You see, this encounter with the Pharisees is atypically civil. The Pharisees were not in the habit of walking away quietly from Jesus like this. In past rebukes, they remained vehemently undeterred and aggressive, but in this instance, they drop their stones at what Jesus writes.
That’s why one theory suggests that Jesus knows they are bearing false witness, as they never brought the adulterer along with the adulteress. And in Deuteronomy 19:16-21, the Law says to “do to the false witness as that witness intended to do to the other party.”
It’s possible Jesus was showing the Pharisees in silence that they deserved to be executed.
According to this theory, if Christ had spoken this aloud, the group would have surrounded them. And as the law in Deuteronomy required, they would have shown no mercy.
Also, according to Deuteronomy 17:6, two or three eyewitnesses are required to put someone to death. By writing this on the ground, Jesus’ great mercy saves the Pharisees (and the woman) from public execution. Because there were not two or three eyewitnesses, Jesus calms the frightened woman with, “Then neither do I condemn you.” He lovingly bids her, “Go now and leave your life of sin.”
How Can Christians Stop Themselves from “Casting the First Stone” Today?
This story is both frightening and freeing, in that it gives us a close-up look at Jesus’ heart. He knows we sin. He’ll show them to us if we’re willing. And he invites us to the freedom of leaving our sin patterns behind to follow him.
And this isn’t the only time Jesus reminds us. We tend to pick up stones and ignore our own planks. In fact, sometimes, it’s the pain of the planks in our eyes that prompt us to hurt others.
Do not judge, or you too will be judged, For in the same way you judge others, you will be judged, and with the measure you use, it will be measured to you. Why do you look at the speck of sawdust in your brother’s eye and pay no attention to the plank in your own eye? – Matthew 7:1-3
Even if what you want to throw is true, it’s not in our court to condemn. As Christ-followers, we’re called to:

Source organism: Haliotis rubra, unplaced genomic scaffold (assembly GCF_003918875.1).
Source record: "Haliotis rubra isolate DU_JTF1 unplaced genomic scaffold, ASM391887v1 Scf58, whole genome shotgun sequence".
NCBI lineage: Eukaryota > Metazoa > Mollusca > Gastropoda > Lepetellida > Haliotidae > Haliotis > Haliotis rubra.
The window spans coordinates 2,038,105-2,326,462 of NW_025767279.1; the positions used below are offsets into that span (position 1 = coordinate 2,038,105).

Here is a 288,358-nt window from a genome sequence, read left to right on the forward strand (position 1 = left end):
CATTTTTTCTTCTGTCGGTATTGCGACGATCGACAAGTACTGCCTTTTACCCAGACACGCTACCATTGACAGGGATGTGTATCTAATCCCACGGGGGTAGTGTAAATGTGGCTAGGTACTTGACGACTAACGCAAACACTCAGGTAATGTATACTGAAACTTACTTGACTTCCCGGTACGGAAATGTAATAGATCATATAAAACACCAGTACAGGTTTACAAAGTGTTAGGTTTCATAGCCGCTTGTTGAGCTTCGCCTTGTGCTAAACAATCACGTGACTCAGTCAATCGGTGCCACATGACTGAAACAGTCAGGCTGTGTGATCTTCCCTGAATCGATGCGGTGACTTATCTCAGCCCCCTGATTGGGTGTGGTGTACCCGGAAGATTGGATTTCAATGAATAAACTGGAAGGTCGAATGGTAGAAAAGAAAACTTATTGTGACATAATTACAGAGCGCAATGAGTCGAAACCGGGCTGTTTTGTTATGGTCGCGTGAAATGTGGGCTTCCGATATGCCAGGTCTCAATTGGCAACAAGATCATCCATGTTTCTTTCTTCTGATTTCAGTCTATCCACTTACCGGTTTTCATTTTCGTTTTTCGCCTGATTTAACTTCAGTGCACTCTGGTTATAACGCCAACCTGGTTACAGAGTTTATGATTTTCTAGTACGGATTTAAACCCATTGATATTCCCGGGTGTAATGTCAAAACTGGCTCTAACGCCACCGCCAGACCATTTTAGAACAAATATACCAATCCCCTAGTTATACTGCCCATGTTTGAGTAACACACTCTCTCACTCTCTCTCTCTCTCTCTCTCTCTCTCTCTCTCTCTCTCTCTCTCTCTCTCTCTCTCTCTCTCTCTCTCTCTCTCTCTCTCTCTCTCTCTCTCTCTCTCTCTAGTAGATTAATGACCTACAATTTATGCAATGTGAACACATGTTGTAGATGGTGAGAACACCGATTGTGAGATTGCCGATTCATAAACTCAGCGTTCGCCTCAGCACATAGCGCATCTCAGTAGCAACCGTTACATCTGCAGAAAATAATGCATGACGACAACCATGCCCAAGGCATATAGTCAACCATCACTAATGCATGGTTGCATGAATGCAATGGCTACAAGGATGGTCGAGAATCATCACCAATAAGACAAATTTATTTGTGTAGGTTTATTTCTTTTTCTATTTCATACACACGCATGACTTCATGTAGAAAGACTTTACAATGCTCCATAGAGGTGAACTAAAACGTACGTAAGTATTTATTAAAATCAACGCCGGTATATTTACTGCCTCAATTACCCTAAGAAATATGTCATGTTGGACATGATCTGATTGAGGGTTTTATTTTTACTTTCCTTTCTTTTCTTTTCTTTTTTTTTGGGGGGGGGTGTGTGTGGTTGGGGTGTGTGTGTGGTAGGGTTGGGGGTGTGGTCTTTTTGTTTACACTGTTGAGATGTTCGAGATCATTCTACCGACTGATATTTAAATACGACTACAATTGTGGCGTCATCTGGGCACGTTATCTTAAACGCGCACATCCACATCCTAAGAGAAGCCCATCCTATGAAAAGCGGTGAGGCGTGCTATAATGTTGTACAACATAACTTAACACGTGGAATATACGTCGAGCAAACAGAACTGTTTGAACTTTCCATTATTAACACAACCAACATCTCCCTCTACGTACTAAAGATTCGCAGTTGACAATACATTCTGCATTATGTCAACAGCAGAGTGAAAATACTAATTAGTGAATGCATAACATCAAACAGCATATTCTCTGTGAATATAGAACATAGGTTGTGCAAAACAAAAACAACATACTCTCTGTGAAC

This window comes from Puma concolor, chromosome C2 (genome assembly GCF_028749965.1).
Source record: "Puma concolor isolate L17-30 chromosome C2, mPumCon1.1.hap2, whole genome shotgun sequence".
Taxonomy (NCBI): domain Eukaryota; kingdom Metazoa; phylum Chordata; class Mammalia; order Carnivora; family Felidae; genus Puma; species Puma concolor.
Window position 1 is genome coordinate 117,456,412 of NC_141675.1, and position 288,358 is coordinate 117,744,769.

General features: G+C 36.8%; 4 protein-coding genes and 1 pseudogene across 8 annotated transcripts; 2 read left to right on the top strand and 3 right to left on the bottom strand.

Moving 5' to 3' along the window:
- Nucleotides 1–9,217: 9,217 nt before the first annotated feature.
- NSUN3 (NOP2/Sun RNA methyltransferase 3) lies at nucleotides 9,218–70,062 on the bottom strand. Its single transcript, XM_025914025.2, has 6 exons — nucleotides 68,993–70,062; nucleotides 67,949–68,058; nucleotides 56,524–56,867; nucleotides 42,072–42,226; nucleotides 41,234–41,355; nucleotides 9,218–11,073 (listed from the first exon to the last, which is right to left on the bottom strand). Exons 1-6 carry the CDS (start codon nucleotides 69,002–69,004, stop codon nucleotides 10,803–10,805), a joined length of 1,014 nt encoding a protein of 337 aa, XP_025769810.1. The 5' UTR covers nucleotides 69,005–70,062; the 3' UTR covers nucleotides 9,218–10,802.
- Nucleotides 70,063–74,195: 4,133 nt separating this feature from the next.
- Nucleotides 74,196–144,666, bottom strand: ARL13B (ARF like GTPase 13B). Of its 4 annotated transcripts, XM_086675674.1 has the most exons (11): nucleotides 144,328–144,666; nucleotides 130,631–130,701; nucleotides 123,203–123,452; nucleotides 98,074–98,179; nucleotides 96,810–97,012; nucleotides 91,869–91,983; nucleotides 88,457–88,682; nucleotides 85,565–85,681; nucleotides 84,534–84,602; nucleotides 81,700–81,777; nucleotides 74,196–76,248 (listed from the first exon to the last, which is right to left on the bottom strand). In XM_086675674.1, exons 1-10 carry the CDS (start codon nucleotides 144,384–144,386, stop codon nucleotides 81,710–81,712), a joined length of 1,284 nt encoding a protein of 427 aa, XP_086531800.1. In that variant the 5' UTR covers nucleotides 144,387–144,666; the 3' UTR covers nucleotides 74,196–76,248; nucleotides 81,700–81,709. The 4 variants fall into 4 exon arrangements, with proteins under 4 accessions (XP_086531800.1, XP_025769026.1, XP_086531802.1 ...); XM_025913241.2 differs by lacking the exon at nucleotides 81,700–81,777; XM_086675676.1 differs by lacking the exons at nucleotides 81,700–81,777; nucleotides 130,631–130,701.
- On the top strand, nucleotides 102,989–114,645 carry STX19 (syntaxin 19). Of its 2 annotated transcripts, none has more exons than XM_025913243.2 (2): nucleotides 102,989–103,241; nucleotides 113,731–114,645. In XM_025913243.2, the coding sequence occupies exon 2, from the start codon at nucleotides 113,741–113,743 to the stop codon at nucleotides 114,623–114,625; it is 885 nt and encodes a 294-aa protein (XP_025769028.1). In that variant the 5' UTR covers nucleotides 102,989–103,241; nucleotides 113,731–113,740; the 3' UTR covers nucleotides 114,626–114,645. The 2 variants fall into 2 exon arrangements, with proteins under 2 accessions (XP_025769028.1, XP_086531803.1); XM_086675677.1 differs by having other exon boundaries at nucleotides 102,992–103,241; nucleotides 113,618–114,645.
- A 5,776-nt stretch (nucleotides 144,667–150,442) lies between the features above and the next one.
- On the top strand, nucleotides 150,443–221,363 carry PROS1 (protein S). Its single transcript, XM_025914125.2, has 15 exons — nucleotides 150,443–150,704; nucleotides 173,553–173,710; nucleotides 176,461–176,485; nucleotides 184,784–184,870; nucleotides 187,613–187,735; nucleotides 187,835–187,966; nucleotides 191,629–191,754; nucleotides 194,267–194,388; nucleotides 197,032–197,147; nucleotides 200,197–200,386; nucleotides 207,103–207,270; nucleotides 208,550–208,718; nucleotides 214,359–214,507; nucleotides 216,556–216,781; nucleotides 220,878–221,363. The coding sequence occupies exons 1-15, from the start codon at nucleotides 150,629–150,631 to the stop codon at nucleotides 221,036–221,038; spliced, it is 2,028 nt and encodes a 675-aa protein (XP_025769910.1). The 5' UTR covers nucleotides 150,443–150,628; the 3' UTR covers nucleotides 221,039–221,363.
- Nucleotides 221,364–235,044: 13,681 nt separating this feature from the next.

Be kind and compassionate to one another, forgiving each other, just as in Christ God forgave you. – Ephesians 4:32
Do we fail at this? Constantly. But it’s still worth trying, again and again. So to help us avoid casting the first stone in our families, workplaces, churches, online, or anywhere our lives take us, I’d like to suggest three questions:
Will it help? Consider if the result of your accusation, reprimand, contribution, or comment will be greater understanding, an offer of peace, or a tool for reconciliation. If you can’t visualize a greater good for all, and what the stone will help, drop it.
Will it heal? If you’ve asked yourself if it will help and you think it might, because you feel it’s “truth in love,” or “walking in the light,” dig deeper still. Will whatever you’re about to expose or add or type or say actually be instrumental in healing a wound? Will it be a truth that could plant new seeds of hope? Or is it just because you’re really angry, and you feel someone should know. If the situation doesn’t stand a chance at healing from what you say, consider letting the stone go.
Will it hurt? This is the truest test. Stop right away if what you’re about to say will hurt someone. And better yet, if you say something you didn’t know would hurt, and it’s brought to your attention, offer something better than can help or heal.
Beyond the sticks and stones we toss in daily interactions, it’s true some offenses are egregious and can carve out our insides. Some things are so evil it feels we’re left with only rage to offer.
But, instead of gathering stones, we can gather around the word of God that says it best:
Do not repay anyone evil for evil. Be careful to do what is right in the eyes of everyone. If it is possible, as far as it depends on you, live at peace with everyone. Do not take revenge, my dear friends, but leave room for God’s wrath, for it is written: “It is mine to avenge; I will repay,” says the Lord. – Romans 12:17-19
And in Romans 12:21, we see what Jesus was making possible that day as he is today, “Do not be overcome by evil, but overcome evil with good.”